Does not appear to cause an increase in testosterone concentrations

10.2. Estrogen

9 weeks of 500mg daily Gamma-Oryzanol combined with a resistance training program in 22 healthy male athletes failed to significantly influence estrogen levels.[22]

10.3. Growth Hormone

9 weeks of 500mg daily Gamma-Oryzanol combined with a resistance training program in 22 healthy male athletes failed to significantly influence circulating levels of growth hormone.[22]

10.4. Cortisol

9 weeks of 500mg daily Gamma-Oryzanol combined with a resistance training program in 22 healthy male athletes failed to significantly influence cortisol.[22]

10.5. Adiponectin

Adiponectin is a hormone secreted by fat tissue, and known as an adipokine that increases insulin sensitivity;[27] its decrease with obesity is correlated with an increase in insulin resistance.[28][29] Its oral administration to mice appears to increase adiponectin in circulation, yet incubating an adipocyte (fat cell) with Gamma-Oryzanol fails to induce secretion of adiponectin.[30]

An animal study that reduced circulating adiponectin levels with palmitate (a fatty acid) and beef tallow fed to rats noted that Gamma-Oryzanol (0.025mmol) was able to preserve adiponectin levels under the influence of palmitate and acted to increase circulating adiponectin in control (corn oil).[31] As palmitate activates NF-kB[32] which then acts to suppress adiponectin secretion from mouse 3T3-L1 adipocytes[30] secondary to binding to PPARy and inhibiting its genomic actions,[33] it is possible that these observed effects are secondary to Gamma-Oryzanol inhibiting NF-kB.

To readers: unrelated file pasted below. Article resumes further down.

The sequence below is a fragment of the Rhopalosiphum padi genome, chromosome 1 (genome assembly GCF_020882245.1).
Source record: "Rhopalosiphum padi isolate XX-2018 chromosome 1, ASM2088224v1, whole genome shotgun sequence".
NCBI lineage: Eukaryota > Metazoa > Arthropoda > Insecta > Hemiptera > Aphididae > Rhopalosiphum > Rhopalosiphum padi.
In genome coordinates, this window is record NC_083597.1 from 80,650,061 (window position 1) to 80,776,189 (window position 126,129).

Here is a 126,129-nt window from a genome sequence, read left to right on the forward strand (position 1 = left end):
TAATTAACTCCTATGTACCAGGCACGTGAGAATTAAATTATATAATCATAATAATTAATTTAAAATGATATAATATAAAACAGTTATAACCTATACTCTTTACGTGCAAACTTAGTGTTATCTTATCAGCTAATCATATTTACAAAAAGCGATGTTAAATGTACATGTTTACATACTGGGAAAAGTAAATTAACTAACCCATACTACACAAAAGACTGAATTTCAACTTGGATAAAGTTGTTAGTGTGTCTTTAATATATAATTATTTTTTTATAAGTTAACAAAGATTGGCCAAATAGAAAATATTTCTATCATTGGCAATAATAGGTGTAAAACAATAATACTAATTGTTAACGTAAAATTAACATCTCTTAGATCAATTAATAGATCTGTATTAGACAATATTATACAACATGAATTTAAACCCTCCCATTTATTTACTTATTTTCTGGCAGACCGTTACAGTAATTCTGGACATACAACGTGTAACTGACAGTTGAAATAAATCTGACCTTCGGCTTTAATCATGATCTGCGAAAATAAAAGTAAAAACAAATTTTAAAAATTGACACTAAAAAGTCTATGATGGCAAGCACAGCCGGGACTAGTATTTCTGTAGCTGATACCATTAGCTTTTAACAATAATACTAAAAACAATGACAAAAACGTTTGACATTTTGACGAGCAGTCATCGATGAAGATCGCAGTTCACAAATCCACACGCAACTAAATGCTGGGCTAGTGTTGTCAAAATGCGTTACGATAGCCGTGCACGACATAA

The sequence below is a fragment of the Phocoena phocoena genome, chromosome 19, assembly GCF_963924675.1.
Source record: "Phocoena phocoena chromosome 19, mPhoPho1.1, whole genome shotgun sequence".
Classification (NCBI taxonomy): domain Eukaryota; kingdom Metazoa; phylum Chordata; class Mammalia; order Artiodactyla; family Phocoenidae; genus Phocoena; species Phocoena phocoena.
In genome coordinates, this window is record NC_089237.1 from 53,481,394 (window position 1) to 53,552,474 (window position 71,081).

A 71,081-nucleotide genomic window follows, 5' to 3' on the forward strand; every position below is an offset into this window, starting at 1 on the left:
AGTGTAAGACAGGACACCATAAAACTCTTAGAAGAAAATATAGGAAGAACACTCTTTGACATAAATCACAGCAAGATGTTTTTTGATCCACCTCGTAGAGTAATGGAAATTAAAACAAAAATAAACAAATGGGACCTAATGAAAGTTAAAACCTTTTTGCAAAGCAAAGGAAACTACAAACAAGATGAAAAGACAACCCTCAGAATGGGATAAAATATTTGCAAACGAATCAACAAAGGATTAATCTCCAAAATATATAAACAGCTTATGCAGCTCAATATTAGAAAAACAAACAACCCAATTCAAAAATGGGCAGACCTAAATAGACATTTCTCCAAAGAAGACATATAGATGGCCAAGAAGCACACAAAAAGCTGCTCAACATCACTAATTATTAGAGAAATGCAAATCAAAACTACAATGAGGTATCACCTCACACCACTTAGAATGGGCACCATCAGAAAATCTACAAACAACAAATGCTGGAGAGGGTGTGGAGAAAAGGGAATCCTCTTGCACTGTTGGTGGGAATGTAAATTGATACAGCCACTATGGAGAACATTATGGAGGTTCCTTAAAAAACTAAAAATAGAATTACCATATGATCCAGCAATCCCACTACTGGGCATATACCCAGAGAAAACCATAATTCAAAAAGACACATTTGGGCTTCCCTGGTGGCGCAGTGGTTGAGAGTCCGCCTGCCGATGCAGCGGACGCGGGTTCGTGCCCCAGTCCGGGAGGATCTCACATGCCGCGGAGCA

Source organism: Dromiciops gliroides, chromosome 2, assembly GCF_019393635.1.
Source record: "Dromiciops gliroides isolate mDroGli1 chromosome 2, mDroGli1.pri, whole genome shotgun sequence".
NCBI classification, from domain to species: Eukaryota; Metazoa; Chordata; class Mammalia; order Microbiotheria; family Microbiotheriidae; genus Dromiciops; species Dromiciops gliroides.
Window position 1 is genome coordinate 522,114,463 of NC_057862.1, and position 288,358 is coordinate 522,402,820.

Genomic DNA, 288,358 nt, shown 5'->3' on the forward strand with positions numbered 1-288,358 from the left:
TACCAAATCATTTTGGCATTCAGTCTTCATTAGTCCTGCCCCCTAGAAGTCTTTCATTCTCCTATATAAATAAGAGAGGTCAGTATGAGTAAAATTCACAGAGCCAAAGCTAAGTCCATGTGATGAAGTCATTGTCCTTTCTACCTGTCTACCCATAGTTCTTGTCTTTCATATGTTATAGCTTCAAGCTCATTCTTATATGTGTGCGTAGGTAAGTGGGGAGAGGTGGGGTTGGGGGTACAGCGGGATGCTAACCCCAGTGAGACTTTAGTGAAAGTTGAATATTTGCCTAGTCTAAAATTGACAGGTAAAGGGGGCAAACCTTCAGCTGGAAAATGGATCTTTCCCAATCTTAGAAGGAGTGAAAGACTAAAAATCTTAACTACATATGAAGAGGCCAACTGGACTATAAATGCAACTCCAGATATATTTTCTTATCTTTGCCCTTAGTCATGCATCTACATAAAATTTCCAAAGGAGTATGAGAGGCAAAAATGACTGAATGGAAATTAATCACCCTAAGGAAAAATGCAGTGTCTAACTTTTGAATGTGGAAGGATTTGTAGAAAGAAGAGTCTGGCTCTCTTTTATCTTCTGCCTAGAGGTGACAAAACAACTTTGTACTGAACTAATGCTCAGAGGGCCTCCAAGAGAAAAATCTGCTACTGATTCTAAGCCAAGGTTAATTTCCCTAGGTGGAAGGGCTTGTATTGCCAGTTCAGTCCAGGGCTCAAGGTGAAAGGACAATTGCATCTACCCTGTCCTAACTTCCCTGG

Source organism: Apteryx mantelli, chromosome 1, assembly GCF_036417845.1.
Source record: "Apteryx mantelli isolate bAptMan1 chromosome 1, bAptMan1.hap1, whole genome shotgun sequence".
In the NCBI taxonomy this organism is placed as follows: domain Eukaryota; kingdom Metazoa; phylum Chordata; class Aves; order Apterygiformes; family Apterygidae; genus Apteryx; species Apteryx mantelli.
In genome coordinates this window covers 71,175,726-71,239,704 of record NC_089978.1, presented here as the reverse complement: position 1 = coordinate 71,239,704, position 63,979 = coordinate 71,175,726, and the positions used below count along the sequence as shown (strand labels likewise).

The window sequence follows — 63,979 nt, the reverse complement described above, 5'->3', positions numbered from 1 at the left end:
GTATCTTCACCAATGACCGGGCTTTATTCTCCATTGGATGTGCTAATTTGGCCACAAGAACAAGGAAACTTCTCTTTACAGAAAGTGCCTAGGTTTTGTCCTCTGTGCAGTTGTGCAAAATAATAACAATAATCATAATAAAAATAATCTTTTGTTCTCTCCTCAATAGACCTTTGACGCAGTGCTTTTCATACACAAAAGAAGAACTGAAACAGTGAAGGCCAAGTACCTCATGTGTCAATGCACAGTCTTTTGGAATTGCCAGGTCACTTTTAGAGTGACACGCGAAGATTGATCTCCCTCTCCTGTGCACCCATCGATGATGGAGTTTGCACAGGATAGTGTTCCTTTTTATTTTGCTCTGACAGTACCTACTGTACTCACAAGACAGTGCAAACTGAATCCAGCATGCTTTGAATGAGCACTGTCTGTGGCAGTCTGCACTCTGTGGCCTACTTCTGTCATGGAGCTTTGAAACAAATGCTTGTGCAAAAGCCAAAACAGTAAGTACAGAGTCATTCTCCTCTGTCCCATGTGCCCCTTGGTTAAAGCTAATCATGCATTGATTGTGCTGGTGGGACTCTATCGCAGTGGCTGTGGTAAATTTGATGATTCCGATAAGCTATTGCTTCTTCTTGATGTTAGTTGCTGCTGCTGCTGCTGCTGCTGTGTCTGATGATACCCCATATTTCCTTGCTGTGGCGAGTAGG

It was later confirmed that Gamma-Oryzanol (290mcg/kg) was able to increase adiponectin levels, and alongside GABA (also found in rice bran, 600mcg/kg) there appeared to be slightly better effects, but did not appear to be significantly synergistic.[34]

Appears to increase Adiponectin in animals, which may be secondary to preventing a decline of adiponectin and thus causing a relative increase; which is greater than control animals

Scientific Support & Reference Citations


  1. Angelis A, et al. One-step isolation of γ-oryzanol from rice bran oil by non-aqueous hydrostatic countercurrent chromatography. J Sep Sci. (2011)
  2. Zubair M, et al. Characterization of High-Value Bioactives in Some Selected Varieties of Pakistani Rice (Oryza sativa L.). Int J Mol Sci. (2012)
  3. Huang SH, Ng LT. An improved high-performance liquid chromatographic method for simultaneous determination of tocopherols, tocotrienols and γ-oryzanol in rice. J Chromatogr A. (2011)
  4. Huang SH, Ng LT. Quantification of tocopherols, tocotrienols, and γ-oryzanol contents and their distribution in some commercial rice varieties in Taiwan. J Agric Food Chem. (2011)
  5. Afinisha Deepam LS, Arumughan C. Effect of saponification on composition of unsaponifiable matter in rice bran oil. J Oleo Sci. (2012)
  6. Kaup RM, Khayyal MT, Verspohl EJ. Antidiabetic Effects of a Standardized Egyptian Rice Bran Extract. Phytother Res. (2012)
  7. Cicero AF, Gaddi A. Rice bran oil and gamma-oryzanol in the treatment of hyperlipoproteinaemias and other conditions. Phytother Res. (2001)
  8. Fang N, Yu S, Badger TM. Characterization of triterpene alcohol and sterol ferulates in rice bran using LC-MS/MS. J Agric Food Chem. (2003)
  9. Manosroi A, et al. Transdermal absorption enhancement of rice bran bioactive compounds entrapped in niosomes. AAPS PharmSciTech. (2012)
  10. Manosroi A, et al. Anti-aging efficacy of topical formulations containing niosomes entrapped with rice bran bioactive compounds. Pharm Biol. (2012)
  11. Umehara K, Shimokawa Y, Miyamoto G. Effect of gamma-oryzanol on cytochrome P450 activities in human liver microsomes. Biol Pharm Bull. (2004)